Heroes of the Zeroes is Nick Rogers’ daily, alphabetical look back at the 365 best films of 2000 to 2009.

Fin (Peter Dinklage) is used to walking face-forward past insults and taunts directed at his dwarfism. He’s tolerant of peaceable curiosity, but even that’s taken a long time — modestly and silently nodding when told he’s “one of those memorable people.”

He’d give anything to be someone no one noticed — a simple, everyday person just like anyone else. But his conspicuous condition constantly betrays his hermit heart.

Quaint dramas like 2003’s The Station Agent succeed by scribbling small chapters in characters’ lives rather than scrawling their entire story. This observant study from actor-cum-director Tom McCarthy simply offered a touching glimpse at Fin and those with whom he struck unexpected friendships.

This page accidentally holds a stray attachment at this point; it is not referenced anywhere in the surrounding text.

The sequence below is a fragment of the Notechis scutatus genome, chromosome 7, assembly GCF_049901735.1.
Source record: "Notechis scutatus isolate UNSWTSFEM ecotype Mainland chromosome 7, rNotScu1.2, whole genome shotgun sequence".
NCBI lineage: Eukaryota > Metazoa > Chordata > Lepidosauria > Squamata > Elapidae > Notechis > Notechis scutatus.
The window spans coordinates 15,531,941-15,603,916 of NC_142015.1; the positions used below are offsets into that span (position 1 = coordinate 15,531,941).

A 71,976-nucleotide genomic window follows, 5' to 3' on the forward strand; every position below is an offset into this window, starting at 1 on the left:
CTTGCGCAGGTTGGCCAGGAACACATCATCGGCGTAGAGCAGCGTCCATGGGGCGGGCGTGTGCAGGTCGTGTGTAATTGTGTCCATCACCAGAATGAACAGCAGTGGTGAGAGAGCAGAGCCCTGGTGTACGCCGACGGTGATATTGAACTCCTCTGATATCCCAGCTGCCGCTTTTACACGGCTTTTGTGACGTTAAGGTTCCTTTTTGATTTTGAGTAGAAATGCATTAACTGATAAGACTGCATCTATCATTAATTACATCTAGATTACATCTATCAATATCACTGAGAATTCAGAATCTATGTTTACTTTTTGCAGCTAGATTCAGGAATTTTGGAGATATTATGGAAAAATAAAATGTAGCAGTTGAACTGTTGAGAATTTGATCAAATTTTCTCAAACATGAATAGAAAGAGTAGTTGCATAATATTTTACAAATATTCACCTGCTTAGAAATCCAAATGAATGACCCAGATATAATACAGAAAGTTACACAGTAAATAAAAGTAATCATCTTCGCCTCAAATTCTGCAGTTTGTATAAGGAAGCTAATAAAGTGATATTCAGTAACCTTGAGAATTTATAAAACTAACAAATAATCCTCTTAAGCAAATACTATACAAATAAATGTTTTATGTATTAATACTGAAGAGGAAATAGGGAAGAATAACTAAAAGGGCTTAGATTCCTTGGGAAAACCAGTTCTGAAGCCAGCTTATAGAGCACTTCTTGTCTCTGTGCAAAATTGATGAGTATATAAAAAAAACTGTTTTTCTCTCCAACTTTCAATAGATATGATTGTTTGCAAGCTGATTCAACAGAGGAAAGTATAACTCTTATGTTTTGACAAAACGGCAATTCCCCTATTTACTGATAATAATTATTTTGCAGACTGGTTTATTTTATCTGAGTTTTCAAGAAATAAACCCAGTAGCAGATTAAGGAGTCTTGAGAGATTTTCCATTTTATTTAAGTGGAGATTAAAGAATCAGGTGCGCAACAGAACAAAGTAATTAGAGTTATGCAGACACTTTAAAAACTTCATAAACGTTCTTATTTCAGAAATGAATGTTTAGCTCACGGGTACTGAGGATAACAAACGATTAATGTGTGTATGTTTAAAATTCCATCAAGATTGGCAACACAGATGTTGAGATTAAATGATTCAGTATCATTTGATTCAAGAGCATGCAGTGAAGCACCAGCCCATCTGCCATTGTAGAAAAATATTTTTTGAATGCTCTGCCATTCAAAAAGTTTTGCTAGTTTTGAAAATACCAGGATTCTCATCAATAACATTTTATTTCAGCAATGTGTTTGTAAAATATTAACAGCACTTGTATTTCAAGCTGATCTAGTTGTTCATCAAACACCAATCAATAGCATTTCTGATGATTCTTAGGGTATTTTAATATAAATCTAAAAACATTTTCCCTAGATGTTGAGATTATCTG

From his dead boss, train enthusiast Fin inherits a dilapidated depot in Nowhere, New Jersey — a graveyard for decommissioned trains that’s become a haven for decommissioned people such as divorced, grieving artist Olivia (Patricia Clarkson) or irrepressibly chatty food vendor Joe (Bobby Cannavale).

As Fin begrudgingly befriends Olivia and Joe and emerges from his self-imposed shell, he tries helping them through their own troubles.

With a tilted head and flattened expressions, Dinklage details Fin’s solitude in single glances, but his countenance also warms to eventual engagement with Olivia and Joe. It’s an attenuated, reserved and realistic performance — bolstered when we learn Fin is silent because he knows the repressed rage his shouting can summon.

The Station Agent speaks to selectivity and salvation: We share our innermost lives only with a chosen few, and recognizing those people is a terrifically soothing sensation.